In November 2020, an Internal Working Group (IWG) of the RBI came out with a recommendation for allowing large corporate and industrial houses to promote banks and permitting promoters to raise their stakes in the bank’s equity share capital from 15 per cent to 26 per cent. There was also a suggestion for allowing the conversion of large Non-Banking Finance Companies (NBFCs) (with over Rs 50,000 crore in assets) owned by the Corporate Houses into full-fledged Banks and payment banks into Small Finance Banks. The recommendations of the IWG have drawn scathing criticism from bankers, academics, economists, and even former RBI governor Raghuram Rajan. Raghuram Rajan, in a joint statement with former RBI deputy governor Viral Acharya had questioned the timing of this move and insisted that it is important to stick to the tried and tested limits on corporate involvement in banking. They both pointed towards the disastrous history of connected lending and allowing industrial houses to enter into banking would concentrate the economic and political powers with certain business houses. Debashis Basu, editor of Money Life, a leading financial magazine, wrote that before even considering any such move by the RBI, there are much bigger issues which need to be resolved first such as political interference, crony capitalism, lack of accountability, regulatory failures in dealing with NPA crisis and the need of repeated recapitalisation of Public Sector Banks (PSBs). Taking a cautious approach, he said that even if such a recommendation goes ahead, RBI using its regulatory powers effectively can ensure that things do not go out of hand. However, he also raised the caveat that if RBI turns out to be weak and inept then this can pose a much bigger risk. Even bank unions have staunchly opposed the IWG recommendations. C H Venkatachalam, General Secretary, All India Bank Employees Association (AIBEA) said that such a proposal by RBI would endanger the safety of people’s money in the banks. He alleged as how in the past many private banks owned and controlled by corporates and big business houses were mismanaged and failed, which led to people losing their precious savings. Venkatachalam also questioned the move saying that when big corporate houses are the biggest defaulters in the country, whether it would be prudent to allow the corporate houses to control banks. In order to tone down the criticisms received, the RBI governor Shaktikanta Das came up with the clarification that the IWG recommendations should not be seen as RBI’s point of view or decision. He insisted that the five-member IWG acted “independently” after deliberations and gave a certain point of view. The RBI governor added that RBI has not reached any decision yet and the central bank will go through the stakeholders’ and public comments before arriving at a “considered decision”. Considering how the decisions are usually taken by the regulators behind closed doors, the scepticism around IWG recommendations are not unwarranted.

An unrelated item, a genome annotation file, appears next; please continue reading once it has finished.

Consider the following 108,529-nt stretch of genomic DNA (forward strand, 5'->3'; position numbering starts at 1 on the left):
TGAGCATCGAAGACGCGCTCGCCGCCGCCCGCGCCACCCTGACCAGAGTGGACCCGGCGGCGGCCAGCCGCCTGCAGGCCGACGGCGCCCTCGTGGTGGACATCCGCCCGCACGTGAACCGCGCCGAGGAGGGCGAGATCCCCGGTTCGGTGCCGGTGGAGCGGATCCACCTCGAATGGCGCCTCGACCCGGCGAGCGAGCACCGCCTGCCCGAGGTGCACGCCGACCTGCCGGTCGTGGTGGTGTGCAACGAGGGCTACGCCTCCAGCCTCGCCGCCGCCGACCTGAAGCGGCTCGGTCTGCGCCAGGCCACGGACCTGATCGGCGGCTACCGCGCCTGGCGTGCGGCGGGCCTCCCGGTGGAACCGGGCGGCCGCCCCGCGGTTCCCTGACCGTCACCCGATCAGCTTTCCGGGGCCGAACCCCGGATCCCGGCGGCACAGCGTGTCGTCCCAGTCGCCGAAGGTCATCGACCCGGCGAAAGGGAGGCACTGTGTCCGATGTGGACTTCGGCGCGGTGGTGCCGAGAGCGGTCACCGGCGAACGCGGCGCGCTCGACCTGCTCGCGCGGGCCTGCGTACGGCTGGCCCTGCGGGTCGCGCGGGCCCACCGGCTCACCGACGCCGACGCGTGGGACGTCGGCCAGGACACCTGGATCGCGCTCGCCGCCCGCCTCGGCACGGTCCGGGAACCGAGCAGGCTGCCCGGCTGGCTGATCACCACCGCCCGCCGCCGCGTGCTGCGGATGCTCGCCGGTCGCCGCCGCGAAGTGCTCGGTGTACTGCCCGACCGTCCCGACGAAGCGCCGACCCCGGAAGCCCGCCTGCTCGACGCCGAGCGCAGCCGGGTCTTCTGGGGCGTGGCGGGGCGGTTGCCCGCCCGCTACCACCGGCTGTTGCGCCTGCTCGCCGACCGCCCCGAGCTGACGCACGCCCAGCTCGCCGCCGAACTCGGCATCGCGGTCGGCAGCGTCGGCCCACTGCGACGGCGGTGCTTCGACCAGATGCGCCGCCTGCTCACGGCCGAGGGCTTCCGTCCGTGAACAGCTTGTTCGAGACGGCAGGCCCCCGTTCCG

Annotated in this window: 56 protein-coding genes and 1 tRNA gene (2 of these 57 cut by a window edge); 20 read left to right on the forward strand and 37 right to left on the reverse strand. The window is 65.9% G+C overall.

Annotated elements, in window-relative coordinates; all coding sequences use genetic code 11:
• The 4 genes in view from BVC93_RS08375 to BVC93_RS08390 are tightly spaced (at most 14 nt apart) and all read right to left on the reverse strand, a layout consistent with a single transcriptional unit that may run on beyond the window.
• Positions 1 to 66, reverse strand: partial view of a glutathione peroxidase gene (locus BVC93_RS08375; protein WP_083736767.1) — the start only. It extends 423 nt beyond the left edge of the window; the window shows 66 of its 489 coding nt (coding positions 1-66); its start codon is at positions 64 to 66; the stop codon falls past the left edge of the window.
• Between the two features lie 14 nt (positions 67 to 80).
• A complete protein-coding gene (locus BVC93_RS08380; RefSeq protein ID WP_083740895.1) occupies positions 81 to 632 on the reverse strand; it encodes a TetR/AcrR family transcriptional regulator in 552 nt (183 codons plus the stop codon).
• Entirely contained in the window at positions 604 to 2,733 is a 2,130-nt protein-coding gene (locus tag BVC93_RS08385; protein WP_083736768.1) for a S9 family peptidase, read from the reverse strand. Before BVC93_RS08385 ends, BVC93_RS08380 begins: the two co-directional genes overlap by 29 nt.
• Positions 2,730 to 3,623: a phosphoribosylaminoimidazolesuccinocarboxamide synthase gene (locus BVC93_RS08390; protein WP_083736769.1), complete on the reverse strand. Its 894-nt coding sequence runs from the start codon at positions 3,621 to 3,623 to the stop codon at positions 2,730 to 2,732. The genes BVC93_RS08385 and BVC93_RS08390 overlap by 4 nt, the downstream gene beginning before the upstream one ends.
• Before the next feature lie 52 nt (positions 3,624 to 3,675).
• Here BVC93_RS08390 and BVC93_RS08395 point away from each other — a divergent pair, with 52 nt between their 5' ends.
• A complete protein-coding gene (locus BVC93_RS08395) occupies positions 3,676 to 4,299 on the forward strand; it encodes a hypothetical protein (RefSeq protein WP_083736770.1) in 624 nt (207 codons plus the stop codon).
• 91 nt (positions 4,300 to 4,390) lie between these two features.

Laxmi Vilas Bank Merged with DBS Bank
After struggling for a long time to improve Laxmi Vilas Bank’s deteriorating condition, RBI put Lakshmi Vilas Bank under moratorium on November 17 and proposed a draft scheme of amalgamation with DBS Bank India Ltd, a subsidiary of Singapore based bank. With a speedy sanction by Government of India, the moratorium was uplifted and Lakshmi Vilas Bank started operating as DBS Bank since November 27. While Moody supported the merger of LVB with a foreign bank, All India Bank Employees Association, LVB promoters and CPI General Secretary D Raja opposed the merger. LVB shareholders and India Bulls Housing filed petitions in four High Courts – Madras, Mumbai, Karnataka and Delhi whereas RBI has asked Supreme Court to shift all the cases to one place.